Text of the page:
845.00/2–2146: Telegram

The Ambassador in the United Kingdom (Winant) to the Secretary of State

secret

2179. In discussing Cabinet Mission to India,7 Patrick8 Under Secretary of India Office observed to us that essential point was emphasis on urgency in implementing announced policy as soon as elections are completed and he said that no change in basic policy was involved nor would Mission affect position of Viceroy who had been previously consulted and fully approved. Reason for handling matter in this way was to avoid loss of time such as had characterized Cripps’ negotiations9 by enabling Mission to make decisions on spot within scope of its terms of reference and at same time to give clear evidence of earnestness of British intentions. Patrick said he personally entertained misgivings regarding “throwing in all our reserves” at one time and observed that it would be difficult in circumstances to determine next step if Mission failed. Govt higher ups, however, had thought otherwise and in addition it had been necessary to take weather conditions into account since it might be difficult for man of Pethick-Lawrence’s advanced years to make journey later in season. Asked whether famine and riots had been motivating causes for decision to send Cabinet Mission Patrick replied in negative.

Regarding work of Mission Patrick said its main task would be to get representative Indian leaders to work together in setting up constitution making body and new executive council. If that could be achieved Mission could pack and come home and leave actual constitution making to Indians but if it failed job of attempting to carry through plan with only partial Indian support would have ominous implications. Stumbling block was of course Pakistan and Patrick observed that whereas lie had felt at the time that Jinnah10 might be using this demand primarily for bargaining purposes it was obvious that movement had now gained such momentum that doubtful if Jinnah or anyone else could apply the brakes. It was on this point [Page 80]that talks between Gandhi11 and Jinnah had broken down last year when in reply to Gandhi’s question re possible integration of Pakistan in common defense plan for India Jinnah had replied that “his people” looked to linking up with the Arab states.

Referring to persistent allegations particularly in US that British exploiting communal and native state issues to prolong British control Patrick said that irrespective of degree to which such considerations may or may not have figured in British official thinking in past there was no question regarding complete sincerity of present Govt’s desire to fulfill its pledges in respect of India. Such difference of opinion as does exist is largely between those who feel that Britain has certain responsibility to be discharged and others usually the inexperienced who would be willing to cut India loose without further ado.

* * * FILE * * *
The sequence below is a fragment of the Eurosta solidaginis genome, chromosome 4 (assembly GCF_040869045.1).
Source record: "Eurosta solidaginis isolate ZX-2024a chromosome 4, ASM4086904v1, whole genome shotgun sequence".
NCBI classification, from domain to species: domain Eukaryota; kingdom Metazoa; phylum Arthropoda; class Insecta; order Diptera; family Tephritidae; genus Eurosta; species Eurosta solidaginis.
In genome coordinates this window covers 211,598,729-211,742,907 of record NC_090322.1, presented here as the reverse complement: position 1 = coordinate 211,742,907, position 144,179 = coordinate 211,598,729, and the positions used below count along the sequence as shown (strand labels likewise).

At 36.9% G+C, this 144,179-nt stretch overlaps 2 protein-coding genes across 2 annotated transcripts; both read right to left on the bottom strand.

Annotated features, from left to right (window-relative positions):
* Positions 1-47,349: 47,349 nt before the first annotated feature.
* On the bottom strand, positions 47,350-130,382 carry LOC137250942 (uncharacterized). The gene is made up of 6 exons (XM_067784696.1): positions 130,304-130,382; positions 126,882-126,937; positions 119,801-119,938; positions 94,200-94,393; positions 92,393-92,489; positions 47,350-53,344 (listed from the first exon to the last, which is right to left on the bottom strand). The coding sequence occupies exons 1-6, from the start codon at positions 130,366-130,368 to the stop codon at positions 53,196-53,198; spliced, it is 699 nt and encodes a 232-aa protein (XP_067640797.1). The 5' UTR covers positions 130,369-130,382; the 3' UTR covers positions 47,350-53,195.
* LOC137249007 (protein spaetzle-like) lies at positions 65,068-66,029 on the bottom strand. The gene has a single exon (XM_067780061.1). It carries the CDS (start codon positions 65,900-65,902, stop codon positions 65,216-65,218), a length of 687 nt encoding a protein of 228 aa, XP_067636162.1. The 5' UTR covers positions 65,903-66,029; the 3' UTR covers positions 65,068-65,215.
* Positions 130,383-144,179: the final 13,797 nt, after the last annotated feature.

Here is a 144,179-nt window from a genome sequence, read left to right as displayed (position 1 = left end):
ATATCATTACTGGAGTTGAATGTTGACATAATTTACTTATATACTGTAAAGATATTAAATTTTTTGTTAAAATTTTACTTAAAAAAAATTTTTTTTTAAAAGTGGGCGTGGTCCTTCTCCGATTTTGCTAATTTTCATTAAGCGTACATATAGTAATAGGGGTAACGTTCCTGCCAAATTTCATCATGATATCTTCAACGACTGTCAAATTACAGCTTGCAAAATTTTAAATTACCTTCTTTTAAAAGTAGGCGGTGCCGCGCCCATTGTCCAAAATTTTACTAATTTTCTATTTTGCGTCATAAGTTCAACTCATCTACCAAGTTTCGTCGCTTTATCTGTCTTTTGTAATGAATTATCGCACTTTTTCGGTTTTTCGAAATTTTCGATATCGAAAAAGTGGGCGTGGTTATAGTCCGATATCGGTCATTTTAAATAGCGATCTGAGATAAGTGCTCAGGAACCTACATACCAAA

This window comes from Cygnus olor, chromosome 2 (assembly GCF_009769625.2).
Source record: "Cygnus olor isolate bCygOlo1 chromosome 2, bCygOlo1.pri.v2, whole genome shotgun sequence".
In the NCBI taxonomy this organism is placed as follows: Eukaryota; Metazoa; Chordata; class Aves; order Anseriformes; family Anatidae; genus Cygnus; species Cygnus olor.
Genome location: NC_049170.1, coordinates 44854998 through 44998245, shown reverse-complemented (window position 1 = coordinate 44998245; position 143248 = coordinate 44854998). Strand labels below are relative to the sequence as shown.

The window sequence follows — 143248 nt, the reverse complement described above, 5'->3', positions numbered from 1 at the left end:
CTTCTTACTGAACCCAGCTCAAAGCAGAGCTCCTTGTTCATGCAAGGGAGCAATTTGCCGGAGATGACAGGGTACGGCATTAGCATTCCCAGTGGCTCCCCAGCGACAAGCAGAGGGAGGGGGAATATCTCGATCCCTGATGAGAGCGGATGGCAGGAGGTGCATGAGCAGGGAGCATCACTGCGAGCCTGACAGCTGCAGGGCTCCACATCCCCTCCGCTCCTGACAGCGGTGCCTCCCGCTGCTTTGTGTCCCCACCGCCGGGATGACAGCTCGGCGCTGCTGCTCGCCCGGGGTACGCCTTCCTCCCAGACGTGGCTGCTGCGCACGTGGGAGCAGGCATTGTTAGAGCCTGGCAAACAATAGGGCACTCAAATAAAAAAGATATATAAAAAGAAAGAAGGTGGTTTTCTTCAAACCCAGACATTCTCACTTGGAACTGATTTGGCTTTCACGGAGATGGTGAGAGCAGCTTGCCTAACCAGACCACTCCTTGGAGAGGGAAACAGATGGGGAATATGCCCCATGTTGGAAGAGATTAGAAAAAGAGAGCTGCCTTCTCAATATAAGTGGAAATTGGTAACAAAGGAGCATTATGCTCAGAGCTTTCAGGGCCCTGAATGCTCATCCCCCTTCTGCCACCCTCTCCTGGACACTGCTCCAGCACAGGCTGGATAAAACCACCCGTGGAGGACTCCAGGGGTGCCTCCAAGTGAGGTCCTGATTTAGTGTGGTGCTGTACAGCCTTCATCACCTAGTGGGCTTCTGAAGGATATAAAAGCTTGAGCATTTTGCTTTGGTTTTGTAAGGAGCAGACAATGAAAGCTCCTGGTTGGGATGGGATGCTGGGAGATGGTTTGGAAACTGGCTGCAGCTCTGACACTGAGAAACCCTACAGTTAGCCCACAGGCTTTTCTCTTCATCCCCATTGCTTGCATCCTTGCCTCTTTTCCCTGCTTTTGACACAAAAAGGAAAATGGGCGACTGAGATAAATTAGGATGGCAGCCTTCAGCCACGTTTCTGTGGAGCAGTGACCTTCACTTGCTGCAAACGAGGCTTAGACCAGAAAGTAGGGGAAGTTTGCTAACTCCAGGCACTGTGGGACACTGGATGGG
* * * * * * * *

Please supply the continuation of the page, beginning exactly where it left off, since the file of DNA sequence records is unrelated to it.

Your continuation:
Re Parliamentary group which recently returned from visit to India Patrick said that Mission had not been productive of any constructive result because views of members had been so widely divergent. He did not think that group would prepare depart [report] but assumed that members would use floor of Parliament as means for ventilating their views.

Sent Dept. as 2179; repeated New Delhi as 2.

Winant
  1. British Prime Minister Clement Attlee had announced on February 19 that a special mission of Cabinet members would be sent to discuss with Indian leaders and the Viceroy an agreement on constitutional issues with the object of preparing India for independence. The mission was to be composed of Lord Pethick-Lawrence, Secretary of State for India, Sir Stafford Cripps, President of the Board of Trade, and Mr. A. V. Alexander, First Lord of the Admiralty.
  2. Sir Paul J. Patrick, Acting Assistant Under Secretary of State, India Office.
  3. Sir Stafford Cripps, then Lord Privy Seal, had headed a mission to India in 1942. For documentation on efforts by the United States to prevent failure of the Cripps Mission to India, see Foreign Relations, 1942, vol. i, pp. 619 ff.
  4. Mohammed Ali Jinnah, President of the Muslim League.
  5. Mohandas K. Gandhi, Indian nationalist leader, formerly President of the Indian National Congress.